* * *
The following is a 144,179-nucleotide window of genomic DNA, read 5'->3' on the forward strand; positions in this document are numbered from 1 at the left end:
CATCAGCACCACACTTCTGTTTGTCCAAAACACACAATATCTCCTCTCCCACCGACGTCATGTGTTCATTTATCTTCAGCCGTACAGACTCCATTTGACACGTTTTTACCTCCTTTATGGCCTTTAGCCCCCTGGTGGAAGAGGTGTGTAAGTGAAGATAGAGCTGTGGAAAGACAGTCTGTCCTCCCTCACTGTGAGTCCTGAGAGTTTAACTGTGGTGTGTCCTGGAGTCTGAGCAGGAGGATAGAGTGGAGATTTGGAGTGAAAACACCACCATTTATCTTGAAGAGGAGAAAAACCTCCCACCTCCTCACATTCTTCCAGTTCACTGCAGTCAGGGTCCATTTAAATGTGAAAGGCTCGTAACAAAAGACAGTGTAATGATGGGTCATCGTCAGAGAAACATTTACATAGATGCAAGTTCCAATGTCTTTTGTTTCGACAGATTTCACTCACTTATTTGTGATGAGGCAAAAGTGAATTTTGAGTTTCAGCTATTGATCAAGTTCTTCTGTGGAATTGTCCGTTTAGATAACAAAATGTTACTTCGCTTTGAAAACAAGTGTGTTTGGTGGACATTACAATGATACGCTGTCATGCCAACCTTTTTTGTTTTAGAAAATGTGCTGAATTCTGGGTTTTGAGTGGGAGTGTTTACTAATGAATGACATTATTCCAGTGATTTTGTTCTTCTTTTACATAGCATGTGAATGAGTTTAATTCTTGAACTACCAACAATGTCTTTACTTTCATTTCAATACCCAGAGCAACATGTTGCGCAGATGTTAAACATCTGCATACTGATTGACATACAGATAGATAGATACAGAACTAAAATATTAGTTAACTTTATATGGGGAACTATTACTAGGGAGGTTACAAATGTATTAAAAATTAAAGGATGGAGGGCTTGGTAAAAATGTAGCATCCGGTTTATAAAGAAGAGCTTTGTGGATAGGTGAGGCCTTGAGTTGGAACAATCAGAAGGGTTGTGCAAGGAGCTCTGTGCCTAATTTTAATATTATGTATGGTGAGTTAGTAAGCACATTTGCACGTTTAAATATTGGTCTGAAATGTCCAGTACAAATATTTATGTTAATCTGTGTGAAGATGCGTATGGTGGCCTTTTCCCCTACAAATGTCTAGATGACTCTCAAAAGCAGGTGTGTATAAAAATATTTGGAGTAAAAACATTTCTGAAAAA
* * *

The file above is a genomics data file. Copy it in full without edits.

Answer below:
The following is a 144,179-nucleotide window of genomic DNA, read 5'->3' on the forward strand; positions in this document are numbered from 1 at the left end:
CATCAGCACCACACTTCTGTTTGTCCAAAACACACAATATCTCCTCTCCCACCGACGTCATGTGTTCATTTATCTTCAGCCGTACAGACTCCATTTGACACGTTTTTACCTCCTTTATGGCCTTTAGCCCCCTGGTGGAAGAGGTGTGTAAGTGAAGATAGAGCTGTGGAAAGACAGTCTGTCCTCCCTCACTGTGAGTCCTGAGAGTTTAACTGTGGTGTGTCCTGGAGTCTGAGCAGGAGGATAGAGTGGAGATTTGGAGTGAAAACACCACCATTTATCTTGAAGAGGAGAAAAACCTCCCACCTCCTCACATTCTTCCAGTTCACTGCAGTCAGGGTCCATTTAAATGTGAAAGGCTCGTAACAAAAGACAGTGTAATGATGGGTCATCGTCAGAGAAACATTTACATAGATGCAAGTTCCAATGTCTTTTGTTTCGACAGATTTCACTCACTTATTTGTGATGAGGCAAAAGTGAATTTTGAGTTTCAGCTATTGATCAAGTTCTTCTGTGGAATTGTCCGTTTAGATAACAAAATGTTACTTCGCTTTGAAAACAAGTGTGTTTGGTGGACATTACAATGATACGCTGTCATGCCAACCTTTTTTGTTTTAGAAAATGTGCTGAATTCTGGGTTTTGAGTGGGAGTGTTTACTAATGAATGACATTATTCCAGTGATTTTGTTCTTCTTTTACATAGCATGTGAATGAGTTTAATTCTTGAACTACCAACAATGTCTTTACTTTCATTTCAATACCCAGAGCAACATGTTGCGCAGATGTTAAACATCTGCATACTGATTGACATACAGATAGATAGATACAGAACTAAAATATTAGTTAACTTTATATGGGGAACTATTACTAGGGAGGTTACAAATGTATTAAAAATTAAAGGATGGAGGGCTTGGTAAAAATGTAGCATCCGGTTTATAAAGAAGAGCTTTGTGGATAGGTGAGGCCTTGAGTTGGAACAATCAGAAGGGTTGTGCAAGGAGCTCTGTGCCTAATTTTAATATTATGTATGGTGAGTTAGTAAGCACATTTGCACGTTTAAATATTGGTCTGAAATGTCCAGTACAAATATTTATGTTAATCTGTGTGAAGATGCGTATGGTGGCCTTTTCCCCTACAAATGTCTAGATGACTCTCAAAAGCAGGTGTGTATAAAAATATTTGGAGTAAAAACATTTCTGAAAAA